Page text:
MY MEN’S POSING GUIDE
While the majority of the posing are focusing on female poses, there are few things that men should be doing while posing for the camera. It’s like when you go to a clothing store, and from the 1st to the 5th floors are all women’s clothing and only 6th floor is men’s section.
In this post, I will give a few tips on men’s posing. I learned a lot from a website called, “EXPERT PHOTOGRAPHY“.
General Tips for Posing
from Expert photography
General facts that will help you better pose a person and understand why some poses work:
- Things that are closer to the camera look bigger.
- Things that are further from the camera look smaller.
- A longer lens flattens depth (for example, a big nose looks smaller at 120mm than it seems at 50mm).
- A short lens makes the face rounder and “puffier.”
- Things pointed directly at the camera look shorter (foreshortening).
The following suggestions are for impressive male poses.
But it doesn’t mean that you can only apply them for a male model. Female and gender-neutral models look great in these poses to. You just have to know that these postures create a masculine appearance.
Give Men A Chiseled Jawline in 3 Steps
- EXTEND THE NECK
- USE THE SHADOWS
- ADJUST THE CHIN UP OR DOWN
Through these three simple steps we are able to grab the focus on the jawline and that will give a sense of strong character.
Peter Hurley – Squinch
When people are in front of the camera, they often have their eyes wide open and simply stare at the camera which is something you will never do in real life unless your kids did something very wrong.
Raise up the lower eyelids when the upper eyelids stay open or slightly squinched can create a very interesting look on both male and female. A look that draw people into the character.
Looking away from the camera is also a very nice technique to pose men. And when the head tilt to other angles, the jawline is usually emphasized.
Quick Pro Tips:
from Expert Photography
- A lot of people have one eye smaller than the other (you would be surprised once you start paying attention). You can choose to ignore this or, if you think you want to do something about it, pose the smaller eye closer to the camera (see general fact 1, listed above).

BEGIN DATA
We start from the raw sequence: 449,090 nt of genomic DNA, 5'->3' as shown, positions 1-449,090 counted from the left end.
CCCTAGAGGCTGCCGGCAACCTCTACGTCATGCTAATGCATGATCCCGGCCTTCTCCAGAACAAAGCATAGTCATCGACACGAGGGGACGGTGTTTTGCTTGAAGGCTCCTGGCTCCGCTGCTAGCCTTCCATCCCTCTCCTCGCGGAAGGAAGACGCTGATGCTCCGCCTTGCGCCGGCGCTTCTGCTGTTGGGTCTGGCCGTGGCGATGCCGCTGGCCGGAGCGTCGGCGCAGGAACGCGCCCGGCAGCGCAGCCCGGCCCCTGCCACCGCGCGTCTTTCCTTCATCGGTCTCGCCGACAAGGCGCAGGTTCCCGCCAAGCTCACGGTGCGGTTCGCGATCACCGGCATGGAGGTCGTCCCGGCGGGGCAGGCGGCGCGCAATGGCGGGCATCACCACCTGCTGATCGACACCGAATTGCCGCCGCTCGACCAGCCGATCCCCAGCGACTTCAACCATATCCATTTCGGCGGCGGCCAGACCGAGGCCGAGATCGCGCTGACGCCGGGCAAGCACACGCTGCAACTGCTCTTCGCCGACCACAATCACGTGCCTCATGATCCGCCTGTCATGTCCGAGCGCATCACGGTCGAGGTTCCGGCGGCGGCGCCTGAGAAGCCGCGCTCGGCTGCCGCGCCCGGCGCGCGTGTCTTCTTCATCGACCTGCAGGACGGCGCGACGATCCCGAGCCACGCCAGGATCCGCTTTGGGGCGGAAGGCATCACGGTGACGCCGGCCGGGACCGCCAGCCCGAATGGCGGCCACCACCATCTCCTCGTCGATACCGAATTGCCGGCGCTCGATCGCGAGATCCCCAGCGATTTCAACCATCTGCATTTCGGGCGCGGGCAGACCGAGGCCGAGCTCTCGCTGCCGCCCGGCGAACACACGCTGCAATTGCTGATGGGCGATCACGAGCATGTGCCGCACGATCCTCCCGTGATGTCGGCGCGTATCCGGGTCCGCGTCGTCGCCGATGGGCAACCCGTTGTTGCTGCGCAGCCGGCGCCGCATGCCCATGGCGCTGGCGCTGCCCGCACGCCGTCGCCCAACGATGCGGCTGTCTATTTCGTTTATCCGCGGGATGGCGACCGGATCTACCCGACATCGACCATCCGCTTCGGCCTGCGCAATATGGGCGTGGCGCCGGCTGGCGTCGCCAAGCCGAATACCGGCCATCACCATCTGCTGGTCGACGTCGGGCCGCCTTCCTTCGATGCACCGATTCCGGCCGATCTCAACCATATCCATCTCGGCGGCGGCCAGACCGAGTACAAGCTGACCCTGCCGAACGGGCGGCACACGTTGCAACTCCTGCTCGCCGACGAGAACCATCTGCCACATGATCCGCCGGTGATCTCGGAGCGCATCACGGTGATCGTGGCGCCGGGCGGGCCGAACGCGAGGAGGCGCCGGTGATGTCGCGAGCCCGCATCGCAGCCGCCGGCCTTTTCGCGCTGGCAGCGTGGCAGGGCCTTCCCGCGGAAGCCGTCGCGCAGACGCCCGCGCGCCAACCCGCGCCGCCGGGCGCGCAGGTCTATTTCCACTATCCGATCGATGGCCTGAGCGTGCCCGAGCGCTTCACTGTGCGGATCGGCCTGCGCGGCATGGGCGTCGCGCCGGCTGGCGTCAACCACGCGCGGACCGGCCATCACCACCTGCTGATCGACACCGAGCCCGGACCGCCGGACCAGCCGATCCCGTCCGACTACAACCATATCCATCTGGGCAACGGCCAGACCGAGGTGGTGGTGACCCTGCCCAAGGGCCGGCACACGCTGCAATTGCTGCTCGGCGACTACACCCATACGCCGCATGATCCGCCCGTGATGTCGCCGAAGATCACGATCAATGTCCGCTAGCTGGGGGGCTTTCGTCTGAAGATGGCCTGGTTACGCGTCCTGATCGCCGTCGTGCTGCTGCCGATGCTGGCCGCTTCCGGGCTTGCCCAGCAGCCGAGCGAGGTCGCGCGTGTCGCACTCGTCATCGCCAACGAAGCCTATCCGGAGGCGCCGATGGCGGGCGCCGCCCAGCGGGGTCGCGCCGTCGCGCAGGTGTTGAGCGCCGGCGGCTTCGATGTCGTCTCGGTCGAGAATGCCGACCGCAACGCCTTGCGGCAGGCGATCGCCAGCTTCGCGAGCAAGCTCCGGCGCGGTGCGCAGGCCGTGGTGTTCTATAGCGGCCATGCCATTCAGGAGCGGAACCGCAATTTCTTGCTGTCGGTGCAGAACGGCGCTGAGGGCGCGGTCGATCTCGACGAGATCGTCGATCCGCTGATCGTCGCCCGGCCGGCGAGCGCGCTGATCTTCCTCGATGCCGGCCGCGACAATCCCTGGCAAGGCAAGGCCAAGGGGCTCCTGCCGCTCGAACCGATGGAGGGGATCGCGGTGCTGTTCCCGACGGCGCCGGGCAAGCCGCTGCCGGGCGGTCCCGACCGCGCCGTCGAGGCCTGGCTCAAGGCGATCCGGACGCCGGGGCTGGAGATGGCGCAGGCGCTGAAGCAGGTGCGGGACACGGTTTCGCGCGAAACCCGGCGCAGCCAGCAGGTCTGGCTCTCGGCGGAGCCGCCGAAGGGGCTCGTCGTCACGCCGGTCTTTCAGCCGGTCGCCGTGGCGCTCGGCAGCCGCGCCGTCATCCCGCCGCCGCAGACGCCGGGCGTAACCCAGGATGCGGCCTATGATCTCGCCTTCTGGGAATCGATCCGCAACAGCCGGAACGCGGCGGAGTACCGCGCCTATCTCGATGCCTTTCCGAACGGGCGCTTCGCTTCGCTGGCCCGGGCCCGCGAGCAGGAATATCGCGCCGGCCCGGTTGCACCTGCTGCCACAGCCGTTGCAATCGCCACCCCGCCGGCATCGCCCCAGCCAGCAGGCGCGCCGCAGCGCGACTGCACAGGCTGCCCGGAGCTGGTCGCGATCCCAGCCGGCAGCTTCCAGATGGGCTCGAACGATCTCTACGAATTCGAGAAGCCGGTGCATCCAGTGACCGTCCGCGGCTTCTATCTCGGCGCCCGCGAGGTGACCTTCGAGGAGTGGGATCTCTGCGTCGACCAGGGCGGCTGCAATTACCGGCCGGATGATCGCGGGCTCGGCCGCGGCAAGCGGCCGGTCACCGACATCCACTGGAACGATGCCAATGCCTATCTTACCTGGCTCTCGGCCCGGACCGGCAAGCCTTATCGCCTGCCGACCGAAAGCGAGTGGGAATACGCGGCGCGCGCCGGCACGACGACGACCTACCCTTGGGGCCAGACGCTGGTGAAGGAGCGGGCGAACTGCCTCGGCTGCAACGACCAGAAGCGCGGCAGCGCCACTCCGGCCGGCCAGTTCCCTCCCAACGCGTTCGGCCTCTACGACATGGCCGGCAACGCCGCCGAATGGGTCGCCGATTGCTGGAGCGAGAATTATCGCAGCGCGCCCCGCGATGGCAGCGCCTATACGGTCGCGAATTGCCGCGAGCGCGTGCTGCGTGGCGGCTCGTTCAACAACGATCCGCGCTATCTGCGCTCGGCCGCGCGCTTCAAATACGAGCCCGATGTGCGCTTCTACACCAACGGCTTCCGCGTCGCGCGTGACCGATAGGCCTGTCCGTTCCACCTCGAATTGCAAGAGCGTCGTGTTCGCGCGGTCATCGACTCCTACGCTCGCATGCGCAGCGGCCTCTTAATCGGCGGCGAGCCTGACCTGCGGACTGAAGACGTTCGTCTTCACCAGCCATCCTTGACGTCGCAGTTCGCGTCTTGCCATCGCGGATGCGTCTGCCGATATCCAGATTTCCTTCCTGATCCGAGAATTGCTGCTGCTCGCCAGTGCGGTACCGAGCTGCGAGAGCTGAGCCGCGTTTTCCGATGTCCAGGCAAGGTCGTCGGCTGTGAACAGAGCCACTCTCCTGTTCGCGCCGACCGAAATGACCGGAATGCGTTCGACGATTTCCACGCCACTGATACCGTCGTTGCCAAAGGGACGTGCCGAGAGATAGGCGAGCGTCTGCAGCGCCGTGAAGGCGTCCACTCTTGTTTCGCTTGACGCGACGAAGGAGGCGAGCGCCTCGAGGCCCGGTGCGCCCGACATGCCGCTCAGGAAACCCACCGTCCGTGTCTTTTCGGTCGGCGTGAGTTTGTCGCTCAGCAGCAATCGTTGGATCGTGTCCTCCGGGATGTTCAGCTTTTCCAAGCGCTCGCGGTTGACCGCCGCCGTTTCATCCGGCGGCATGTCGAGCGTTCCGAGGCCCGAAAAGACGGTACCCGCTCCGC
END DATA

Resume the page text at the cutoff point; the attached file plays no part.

- When dealing with a heavy blinker, ask your subject to close his eyes and open them on three. You should be able to get at least a few frames with no blinking right after the subject opens his eyes. This is a great technique for portrait photography. The photos will capture the moment when your model looks straight into your soul.
- The double chin can be too much to handle by pushing the chin out and down. You can try blocking it out of the view by posing the subjects’ hand. Place it in such a way that it obstructs a direct view of the double chin. For example, chin resting on fist, fist to the side of the neck, etc.
- If someone has a big nose, use a longer lens and shoot the face straight (no head turn) (general fact 3 & 5). Foreshortening and optics would come to the rescue.
- Puffy faces look skinnier when using a longer lens (general fact 3).
- If your subject has a prominent forehead or is balding, shooting from a lower angle will help alleviate the problem (general fact 2).
- If the person gets tired and has droopy eyes, shooting from a higher angle would force them to look up into your camera, thus forcing the eyes to open a bit more.